tion in April. He was given a sentence in the middle range of what

the state recommends for robbery like this.

Beam me up, Aubie

AubieSat1 successfully relays ‘War Eagle’ back to earth Caitlin Wagenseil Writer

When AubieSat1, the first satellite ever built by Auburn students, transmitted the words “War Eagle” back to earth this past summer, it was confirmation of a successful mission. Planning for AubieSat1 began in 2001, led by Jean-Marie Wersinger in the physics department. “This was the first satellite by Auburn, and it was so new to everyone that it took a long time to really get something developed,” said Kyle Owen, junior in electrical and computer engineering. “Oct. 27, 2011 was when it was launched, but the summer before that was when 90 percent of it was built.” Alex Lewis, sophomore in electrical engineering, heard AubieSat1 respond firsthand. “I was working under Dr. Wersinger with Andrew [Slaughter], and we all flew out to Montana to get the ‘War Eagle’ and all the successful transmission.” While the mission was ultimately successful, it was very touch-and-go at first. “Initially, it was not a success because we were worried that we did not employ antennas or that our transmitter was stuck in a low-power state,” Owen said. “We were having a really hard time hearing it, so I built a transmitter that could be carried around, and we basically blasted AubieSat1 until it responded, and it did.” While Owen was not there in person to hear it respond, he received a phone call shortly afterward. “I got a call from Dr. Wersing-

Courtesy of

AubieSat1 in the development stage, pictured above.

er and I almost cried, because up until that point, we knew it was there; it was beckoning to us and spitting out some random Morse code every couple of minutes,” Owen said. “We could hear it every time it came around, but it was not until we blasted it with that much power [1500-watt amplifier] that it finally said ‘War Eagle’ to us.” Owen said AubieSat1 was built completely from scratch. “ We made the boards, we put the components on and soldered everything together,” he said. “By the time we shipped it out, we were so ready to just be done with it; we had spent so much time on it, and we were just hoping for the best, but really expecting the worst.” Because of AubieSat1’s success,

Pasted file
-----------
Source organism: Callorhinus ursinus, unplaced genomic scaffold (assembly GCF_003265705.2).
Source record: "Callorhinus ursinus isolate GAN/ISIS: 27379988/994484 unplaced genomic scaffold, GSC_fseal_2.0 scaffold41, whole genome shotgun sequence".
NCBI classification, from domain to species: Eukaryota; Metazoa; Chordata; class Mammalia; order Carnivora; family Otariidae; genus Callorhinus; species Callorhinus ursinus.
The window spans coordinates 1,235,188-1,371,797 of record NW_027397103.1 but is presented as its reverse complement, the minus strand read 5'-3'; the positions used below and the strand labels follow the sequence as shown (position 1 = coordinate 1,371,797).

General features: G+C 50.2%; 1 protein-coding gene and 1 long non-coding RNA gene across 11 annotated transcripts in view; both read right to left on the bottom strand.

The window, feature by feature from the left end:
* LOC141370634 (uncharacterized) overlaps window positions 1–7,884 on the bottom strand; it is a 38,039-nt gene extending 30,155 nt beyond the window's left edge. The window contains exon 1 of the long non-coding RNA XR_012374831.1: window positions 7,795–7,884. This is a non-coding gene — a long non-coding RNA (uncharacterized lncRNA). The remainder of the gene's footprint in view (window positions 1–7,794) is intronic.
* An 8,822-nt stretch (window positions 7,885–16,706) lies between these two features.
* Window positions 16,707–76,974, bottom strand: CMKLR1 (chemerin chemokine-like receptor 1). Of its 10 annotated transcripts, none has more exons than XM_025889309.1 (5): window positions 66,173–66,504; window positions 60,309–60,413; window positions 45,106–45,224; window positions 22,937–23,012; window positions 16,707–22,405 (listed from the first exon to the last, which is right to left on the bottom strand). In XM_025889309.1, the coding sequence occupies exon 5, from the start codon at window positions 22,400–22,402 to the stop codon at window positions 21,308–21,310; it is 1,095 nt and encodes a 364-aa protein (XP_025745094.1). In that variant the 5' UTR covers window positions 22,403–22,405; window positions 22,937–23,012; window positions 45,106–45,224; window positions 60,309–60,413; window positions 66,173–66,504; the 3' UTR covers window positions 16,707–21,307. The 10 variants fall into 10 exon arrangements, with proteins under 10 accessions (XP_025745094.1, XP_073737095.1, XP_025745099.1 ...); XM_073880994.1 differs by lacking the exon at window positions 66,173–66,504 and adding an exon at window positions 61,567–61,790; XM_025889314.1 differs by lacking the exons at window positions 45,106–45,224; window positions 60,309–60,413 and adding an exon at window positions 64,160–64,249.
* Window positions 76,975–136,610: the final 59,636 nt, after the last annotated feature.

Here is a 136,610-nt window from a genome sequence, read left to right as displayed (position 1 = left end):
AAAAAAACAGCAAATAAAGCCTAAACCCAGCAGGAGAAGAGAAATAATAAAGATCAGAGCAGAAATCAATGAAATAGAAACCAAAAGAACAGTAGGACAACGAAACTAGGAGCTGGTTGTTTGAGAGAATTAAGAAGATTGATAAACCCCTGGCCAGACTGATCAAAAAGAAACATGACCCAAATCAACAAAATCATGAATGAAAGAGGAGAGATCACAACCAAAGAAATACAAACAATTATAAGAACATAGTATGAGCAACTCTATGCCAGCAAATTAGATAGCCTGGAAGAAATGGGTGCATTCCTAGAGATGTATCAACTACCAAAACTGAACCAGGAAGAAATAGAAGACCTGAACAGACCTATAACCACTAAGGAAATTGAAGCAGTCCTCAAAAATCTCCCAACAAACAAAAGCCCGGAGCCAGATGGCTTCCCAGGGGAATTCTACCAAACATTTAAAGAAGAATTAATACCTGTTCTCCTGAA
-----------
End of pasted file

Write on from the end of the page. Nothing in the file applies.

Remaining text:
plans are in the works to build another satellite. “We just started this semester working on an AubieSat2,” Lewis said. “We’re going to find out in the beginning of November if we get the $900,000 grant, and if we get that, then it’s the green light for the go-ahead on AubieSat2.” John Klingelhoeffer, auburn graduate and former president of two different commercial satellite companies, is the technical consultant working with the team of students who built AubieSat1. He said the second satellite shouldn’t be as lengthy of a process.

» See AubieSat1, A2

Campus A2

The Auburn Plainsman

Public Intoxications

Thursday, October 4, 2012

DUI Arrests

■ Clinton Mooney, 22, Birmingham

Sept. 27–Oct. 2

Monday, Oct. 1, 8:22 p.m. on East University Drive

■ Vergie Frazier, 50, Opelika

Tuesday, Oct. 2, 2:44 a.m. on North College Street

Thursday, Sept. 27, 2 a.m. at Opelika Road and Dekalb Street

■ Stephanie Hamer, 22, Auburn

Thursday, Sept. 27, 2:35 a.m. at North Gay Street and East Glenn

Sept. 27–Oct. 2

■ Benjamin Jones, 32, Scottsboro

Thursday, Sept. 27, 12:26 a.m. on South College Street

■ Shellut Parker, 61, Auburn

■ Morgan Slaven, 18, Deerborne, Mich. ■ Laney Hargett, 20, LaGrange Ga. Avenue

Tuesday, Oct. 2, 2:45 a.m. on North College Street

■ Victoria Jones, 23, Auburn

Monday, Oct. 1, 6:43 p.m. on Perry Street

Saturday, Sept. 29, 3:30 a.m. at Wire Road and Simms Road

— Reports provided by Auburn Department of Public Safety

Auburn students take part in fitness challenge Becky Hardy Campus Reporter

Maxim Magazine and Body Fortress fitness company have teamed up to encourage students across the nation to exercise. A total of 10 schools are participating in the fitness challenge, including Auburn. “At each school we set up obstacles like monkey bars, pullups, situps and there’s a vertical jump,” said Kelsey Laport, media manager for Body Fortress. Everyone is invited to give it a try, Laport said. “You just, of course, have to assure us that you are in a physical condition

that you are able to do it,” Laport said. There will be a total of 20 winners, a male and female student from each school, by the end of the tour. “In order to be the ‘top dog’–there’s a male and a female ‘top dog’–you just have to be able to get the most points by completing those fitness challenges,” Laport said. The public will then vote on its favorite 20 ‘top dogs’ from each school to win the prize, she said. “Each winner will win an all-expense-paid trip to Maxim Spring Break 2013 at Panama City Beach,” Laport said. Although the original plan was to test students physically, the rainy

weather on Oct. 1 forced the challenge to resort to a plan B, Laport said. “This was one of the few instances where we were unable to secure an indoor location, so trivia was our backup plan,” Laport said. “We wanted to make sure the students here could still participate and we didn’t want to penalize anyone for the fact that it’s raining.” Throughout the day, the table in the Student Center attracted a couple hundred people, although not all filled out the trivia sheet, Laport said. “About 30 to 40 people have filled out the trivia,” Laport said. “It is more of an intensive process because you

have to sign up and fill out the questions.” Some questions were really general, like ‘what does BMI stand for?,’ Laport said. “The University of Central Florida has the highest score so far,” Laport said. “The second school is Florida State.” The schools were first picked by votes of the general public. “We put a list of top 100 football schools online and people were able to vote on which ones we should go to,” Laport said. “Then we logistically went through the 100 schools that were picked and reached out to the campuses to see if they would al-